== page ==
inflation resists, the Fed will counterattack with another rate hike

Sharp rise in rates in sight against inflation, and updating of economic forecasts: the American central bank (Fed) had a busy program for its meeting, which began Tuesday noon and will end Wednesday at midday.

Will rates be raised by three-quarters of a percentage point as expected, or even one point? Does the Fed anticipate a recession in 2023 for the American economy? What about unemployment?

A press release will be issued at 2:00 p.m. (6:00 p.m. GMT), then the president of the institution, Jerome Powell, will hold a press conference at 2:30 p.m. (6:30 p.m.).

The Monetary Policy Committee (FOMC), the decision-making body of the Fed, should decide to raise its key rates for the fifth time in a row since March. These are currently within a range of 2.25 to 2.50%.

An increase of three-quarters of a percentage point (75 basis points) is widely expected. This would be the third increase of this magnitude after the June and July meetings.

“The Fed will probably increase by 75 basis points today and will forecast an additional 100 basis points (1 percentage point, editor’s note) by the end of the year”, anticipates Ian Shepherdson, economist for Pantheon Macroeconomics, in a note.

Nearly one in five market participants are, however, expecting an even bigger upside, by a straight percentage point, according to CME Group’s futures product valuation.

– “Growing risks of a recession” –

Inflation certainly slowed down in August thanks to the fall in gasoline prices, but remained much stronger than expected, at 8.3% over one year, and the rise in prices is widespread.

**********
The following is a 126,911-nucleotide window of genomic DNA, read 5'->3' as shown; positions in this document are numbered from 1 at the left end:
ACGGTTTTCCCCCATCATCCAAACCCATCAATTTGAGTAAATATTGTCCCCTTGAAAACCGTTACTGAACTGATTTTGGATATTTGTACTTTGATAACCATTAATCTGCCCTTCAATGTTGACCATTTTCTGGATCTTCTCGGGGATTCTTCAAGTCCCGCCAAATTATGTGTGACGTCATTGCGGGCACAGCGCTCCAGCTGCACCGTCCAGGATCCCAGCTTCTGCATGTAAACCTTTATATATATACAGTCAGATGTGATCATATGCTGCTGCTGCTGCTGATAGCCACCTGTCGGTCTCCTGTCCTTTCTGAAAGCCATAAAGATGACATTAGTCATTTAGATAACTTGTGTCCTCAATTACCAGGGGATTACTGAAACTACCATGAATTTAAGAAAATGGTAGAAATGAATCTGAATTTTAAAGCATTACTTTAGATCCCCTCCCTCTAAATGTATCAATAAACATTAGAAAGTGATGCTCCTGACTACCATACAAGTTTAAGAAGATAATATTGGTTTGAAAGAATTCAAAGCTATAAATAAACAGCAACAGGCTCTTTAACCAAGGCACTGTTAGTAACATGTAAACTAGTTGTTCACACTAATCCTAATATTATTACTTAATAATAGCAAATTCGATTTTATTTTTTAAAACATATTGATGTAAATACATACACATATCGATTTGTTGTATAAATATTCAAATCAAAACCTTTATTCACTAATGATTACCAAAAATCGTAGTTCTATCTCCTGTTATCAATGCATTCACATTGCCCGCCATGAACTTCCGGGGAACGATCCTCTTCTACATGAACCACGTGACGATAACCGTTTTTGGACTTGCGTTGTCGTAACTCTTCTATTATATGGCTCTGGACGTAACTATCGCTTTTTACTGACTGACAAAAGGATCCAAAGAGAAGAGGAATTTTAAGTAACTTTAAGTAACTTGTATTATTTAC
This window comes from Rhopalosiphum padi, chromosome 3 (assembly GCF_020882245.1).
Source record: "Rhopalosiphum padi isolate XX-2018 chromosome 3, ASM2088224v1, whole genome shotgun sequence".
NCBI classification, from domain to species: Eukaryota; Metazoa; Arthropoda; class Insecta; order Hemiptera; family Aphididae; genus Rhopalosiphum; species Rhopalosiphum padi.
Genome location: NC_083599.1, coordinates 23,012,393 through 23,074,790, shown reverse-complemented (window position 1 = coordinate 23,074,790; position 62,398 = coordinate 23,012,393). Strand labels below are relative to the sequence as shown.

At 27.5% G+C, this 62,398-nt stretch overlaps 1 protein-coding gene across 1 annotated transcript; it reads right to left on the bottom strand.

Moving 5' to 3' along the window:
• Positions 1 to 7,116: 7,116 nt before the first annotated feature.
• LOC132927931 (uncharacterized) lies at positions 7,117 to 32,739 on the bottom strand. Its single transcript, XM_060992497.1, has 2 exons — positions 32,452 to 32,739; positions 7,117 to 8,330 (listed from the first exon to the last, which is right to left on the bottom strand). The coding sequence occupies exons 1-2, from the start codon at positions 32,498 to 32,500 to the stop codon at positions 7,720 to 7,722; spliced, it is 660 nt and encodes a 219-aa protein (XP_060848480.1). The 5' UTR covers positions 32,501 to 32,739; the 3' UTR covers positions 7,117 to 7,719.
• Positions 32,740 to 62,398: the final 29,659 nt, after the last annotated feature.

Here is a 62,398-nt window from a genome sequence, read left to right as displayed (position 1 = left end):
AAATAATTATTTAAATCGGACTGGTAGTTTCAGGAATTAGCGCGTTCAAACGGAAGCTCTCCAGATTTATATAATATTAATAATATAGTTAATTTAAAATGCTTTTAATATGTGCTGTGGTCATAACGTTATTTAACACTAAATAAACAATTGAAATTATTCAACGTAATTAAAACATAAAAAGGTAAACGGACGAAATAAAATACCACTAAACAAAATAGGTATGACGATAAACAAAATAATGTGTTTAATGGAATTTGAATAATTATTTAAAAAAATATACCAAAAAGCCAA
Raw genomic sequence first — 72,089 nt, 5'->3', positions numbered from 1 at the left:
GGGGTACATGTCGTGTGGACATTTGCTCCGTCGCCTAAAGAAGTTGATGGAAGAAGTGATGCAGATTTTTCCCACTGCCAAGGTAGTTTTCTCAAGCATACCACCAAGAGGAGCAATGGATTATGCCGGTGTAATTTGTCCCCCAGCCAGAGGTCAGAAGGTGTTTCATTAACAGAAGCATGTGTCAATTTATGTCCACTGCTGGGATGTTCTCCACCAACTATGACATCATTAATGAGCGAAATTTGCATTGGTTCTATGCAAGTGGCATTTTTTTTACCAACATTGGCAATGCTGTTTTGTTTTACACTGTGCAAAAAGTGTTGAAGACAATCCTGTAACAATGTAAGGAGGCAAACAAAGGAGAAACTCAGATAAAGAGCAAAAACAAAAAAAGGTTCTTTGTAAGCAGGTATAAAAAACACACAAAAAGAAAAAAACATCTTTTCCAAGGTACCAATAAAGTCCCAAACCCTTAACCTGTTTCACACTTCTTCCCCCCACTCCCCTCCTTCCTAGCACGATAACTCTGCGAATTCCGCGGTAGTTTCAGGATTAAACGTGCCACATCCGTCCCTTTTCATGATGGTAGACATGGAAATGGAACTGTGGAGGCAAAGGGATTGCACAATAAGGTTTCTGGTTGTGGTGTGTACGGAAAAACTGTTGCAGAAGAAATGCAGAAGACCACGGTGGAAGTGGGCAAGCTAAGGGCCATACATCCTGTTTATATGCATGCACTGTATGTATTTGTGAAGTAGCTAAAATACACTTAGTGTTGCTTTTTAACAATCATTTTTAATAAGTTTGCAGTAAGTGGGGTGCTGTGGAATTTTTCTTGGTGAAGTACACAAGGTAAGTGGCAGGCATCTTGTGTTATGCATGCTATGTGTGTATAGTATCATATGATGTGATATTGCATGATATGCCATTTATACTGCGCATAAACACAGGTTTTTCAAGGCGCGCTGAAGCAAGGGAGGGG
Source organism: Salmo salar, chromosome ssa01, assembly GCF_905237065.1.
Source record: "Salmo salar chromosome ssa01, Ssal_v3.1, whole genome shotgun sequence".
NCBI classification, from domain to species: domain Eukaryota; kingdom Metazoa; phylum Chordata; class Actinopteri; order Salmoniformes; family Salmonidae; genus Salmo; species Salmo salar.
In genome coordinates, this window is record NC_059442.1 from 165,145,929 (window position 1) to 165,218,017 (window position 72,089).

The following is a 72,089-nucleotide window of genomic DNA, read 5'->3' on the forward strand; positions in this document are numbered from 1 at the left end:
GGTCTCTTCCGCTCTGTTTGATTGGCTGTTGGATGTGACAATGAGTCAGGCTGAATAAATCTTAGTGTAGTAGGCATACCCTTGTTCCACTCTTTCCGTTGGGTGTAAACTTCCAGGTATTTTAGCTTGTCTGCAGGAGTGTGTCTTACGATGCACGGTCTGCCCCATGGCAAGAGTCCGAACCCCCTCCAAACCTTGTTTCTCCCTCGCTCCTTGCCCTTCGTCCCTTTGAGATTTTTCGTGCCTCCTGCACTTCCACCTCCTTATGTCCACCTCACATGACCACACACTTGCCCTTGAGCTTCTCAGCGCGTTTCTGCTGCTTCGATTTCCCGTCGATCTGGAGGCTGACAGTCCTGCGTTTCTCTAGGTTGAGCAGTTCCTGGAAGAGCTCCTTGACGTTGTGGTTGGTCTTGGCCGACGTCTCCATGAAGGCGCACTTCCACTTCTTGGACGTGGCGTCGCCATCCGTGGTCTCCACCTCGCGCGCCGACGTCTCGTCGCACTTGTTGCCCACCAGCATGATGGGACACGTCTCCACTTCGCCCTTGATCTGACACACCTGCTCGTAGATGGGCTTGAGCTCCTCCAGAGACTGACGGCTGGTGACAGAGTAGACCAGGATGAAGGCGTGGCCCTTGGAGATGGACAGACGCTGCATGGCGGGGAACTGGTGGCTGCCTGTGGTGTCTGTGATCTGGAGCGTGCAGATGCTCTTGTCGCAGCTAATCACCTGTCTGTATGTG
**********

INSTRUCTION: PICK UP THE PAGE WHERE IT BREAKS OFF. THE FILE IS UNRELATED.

Increases in key rates, which increase the interest rates of various loans, are intended to slow down economic activity, in order to ease the pressure on prices.

“The inflation rate will continue to determine the path of monetary policy, despite the growing risks of a recession in 2023”, underlines Kathy Bostjancic, economist for Oxford Economics, who also anticipates an increase of three quarters of percentage points. (75 basis points).

This deliberate slowdown in the economy is very tricky, because too much of a brake could tip the United States into recession, which is already hovering over the entire global economy.

The excellent health of the labor market, however, gives the Fed leeway to be aggressive, and hope to achieve the “soft landing” it is aiming for. The unemployment rate in the United States is 3.7%, one of the lowest in 50 years, and there are not enough workers to fill all the vacancies.

The powerful institution has hammered it: the fight against inflation is its priority. Letting it take hold would imply even more drastic and painful measures for households and businesses, like 40 years ago, after several years of soaring prices, sometimes approaching 15%.

“Time is running out,” said Jerome Powell recently.

– Don’t let inflation “take hold” –

Beyond the key rates, the Fed will also publish Wednesday its updated forecasts for GDP growth, inflation and unemployment rate.

It should, according to Ian Shepherdson, predict “slower growth, higher unemployment and lower inflation for next year”.

Kathy Bostjancic anticipates a “mild recession in the first half of 2023”, but thinks that the Fed will not be counting on such a scenario, only on a “downward revision of its GDP forecasts”.

In their previous economic forecast, released in June, Federal Reserve officials predicted 5.2% inflation in 2022 and 2.6% in 2023, with economic growth of 1.7% this year.

As for the unemployment rate, she saw it rising to 3.7% at the end of 2022 and climbing a little in 2023, to 3.9%.

The US central bank, like its counterparts around the world, is trying to rein in inflation caused by supply chain disruptions linked to Covid-19, and exacerbated by rising energy and food prices with the war in Ukraine.

Many are meeting this week, including Thursday, the Bank of England (BoE) and that of Japan (BoJ). Tuesday, the bank of Sweden, the Riksbank, had created the surprise with an unprecedented increase of one point.

In early September, the European Central Bank (ECB) struck a blow, raising its rates by three-quarters of a percentage point, unprecedented. Its president, Christine Lagarde, assured Tuesday that the institution was determined not to let inflation “get stuck”.


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